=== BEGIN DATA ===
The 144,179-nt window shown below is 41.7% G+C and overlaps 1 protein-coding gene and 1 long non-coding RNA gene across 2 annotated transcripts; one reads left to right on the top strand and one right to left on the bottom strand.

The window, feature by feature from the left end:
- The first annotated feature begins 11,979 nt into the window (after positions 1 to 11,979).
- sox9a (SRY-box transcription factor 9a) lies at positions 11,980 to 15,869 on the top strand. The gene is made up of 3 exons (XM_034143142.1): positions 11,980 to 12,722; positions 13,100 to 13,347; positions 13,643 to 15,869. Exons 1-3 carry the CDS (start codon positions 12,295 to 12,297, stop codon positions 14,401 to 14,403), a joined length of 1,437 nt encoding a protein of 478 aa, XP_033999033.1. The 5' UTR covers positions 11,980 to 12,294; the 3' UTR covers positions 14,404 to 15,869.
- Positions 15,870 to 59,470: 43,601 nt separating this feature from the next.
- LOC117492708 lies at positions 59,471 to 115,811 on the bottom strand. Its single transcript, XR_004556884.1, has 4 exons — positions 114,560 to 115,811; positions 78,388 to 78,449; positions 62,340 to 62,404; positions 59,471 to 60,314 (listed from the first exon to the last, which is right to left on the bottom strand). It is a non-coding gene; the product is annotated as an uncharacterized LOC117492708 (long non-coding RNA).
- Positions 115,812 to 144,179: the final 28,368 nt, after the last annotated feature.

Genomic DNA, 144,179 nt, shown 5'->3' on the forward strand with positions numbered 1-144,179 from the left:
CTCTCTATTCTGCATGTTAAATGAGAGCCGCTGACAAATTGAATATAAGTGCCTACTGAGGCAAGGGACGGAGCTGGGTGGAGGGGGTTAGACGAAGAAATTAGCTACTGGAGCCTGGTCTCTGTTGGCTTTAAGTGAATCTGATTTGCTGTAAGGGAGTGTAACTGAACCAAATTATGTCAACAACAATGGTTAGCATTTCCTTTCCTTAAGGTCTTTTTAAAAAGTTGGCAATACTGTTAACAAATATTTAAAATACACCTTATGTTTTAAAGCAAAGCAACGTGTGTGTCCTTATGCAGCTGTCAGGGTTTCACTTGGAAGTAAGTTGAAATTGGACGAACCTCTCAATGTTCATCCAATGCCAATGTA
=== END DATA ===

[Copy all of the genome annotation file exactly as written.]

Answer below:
The 144,179-nt window shown below is 41.7% G+C and overlaps 1 protein-coding gene and 1 long non-coding RNA gene across 2 annotated transcripts; one reads left to right on the top strand and one right to left on the bottom strand.

The window, feature by feature from the left end:
- The first annotated feature begins 11,979 nt into the window (after positions 1 to 11,979).
- sox9a (SRY-box transcription factor 9a) lies at positions 11,980 to 15,869 on the top strand. The gene is made up of 3 exons (XM_034143142.1): positions 11,980 to 12,722; positions 13,100 to 13,347; positions 13,643 to 15,869. Exons 1-3 carry the CDS (start codon positions 12,295 to 12,297, stop codon positions 14,401 to 14,403), a joined length of 1,437 nt encoding a protein of 478 aa, XP_033999033.1. The 5' UTR covers positions 11,980 to 12,294; the 3' UTR covers positions 14,404 to 15,869.
- Positions 15,870 to 59,470: 43,601 nt separating this feature from the next.
- LOC117492708 lies at positions 59,471 to 115,811 on the bottom strand. Its single transcript, XR_004556884.1, has 4 exons — positions 114,560 to 115,811; positions 78,388 to 78,449; positions 62,340 to 62,404; positions 59,471 to 60,314 (listed from the first exon to the last, which is right to left on the bottom strand). It is a non-coding gene; the product is annotated as an uncharacterized LOC117492708 (long non-coding RNA).
- Positions 115,812 to 144,179: the final 28,368 nt, after the last annotated feature.

Genomic DNA, 144,179 nt, shown 5'->3' on the forward strand with positions numbered 1-144,179 from the left:
CTCTCTATTCTGCATGTTAAATGAGAGCCGCTGACAAATTGAATATAAGTGCCTACTGAGGCAAGGGACGGAGCTGGGTGGAGGGGGTTAGACGAAGAAATTAGCTACTGGAGCCTGGTCTCTGTTGGCTTTAAGTGAATCTGATTTGCTGTAAGGGAGTGTAACTGAACCAAATTATGTCAACAACAATGGTTAGCATTTCCTTTCCTTAAGGTCTTTTTAAAAAGTTGGCAATACTGTTAACAAATATTTAAAATACACCTTATGTTTTAAAGCAAAGCAACGTGTGTGTCCTTATGCAGCTGTCAGGGTTTCACTTGGAAGTAAGTTGAAATTGGACGAACCTCTCAATGTTCATCCAATGCCAATGTA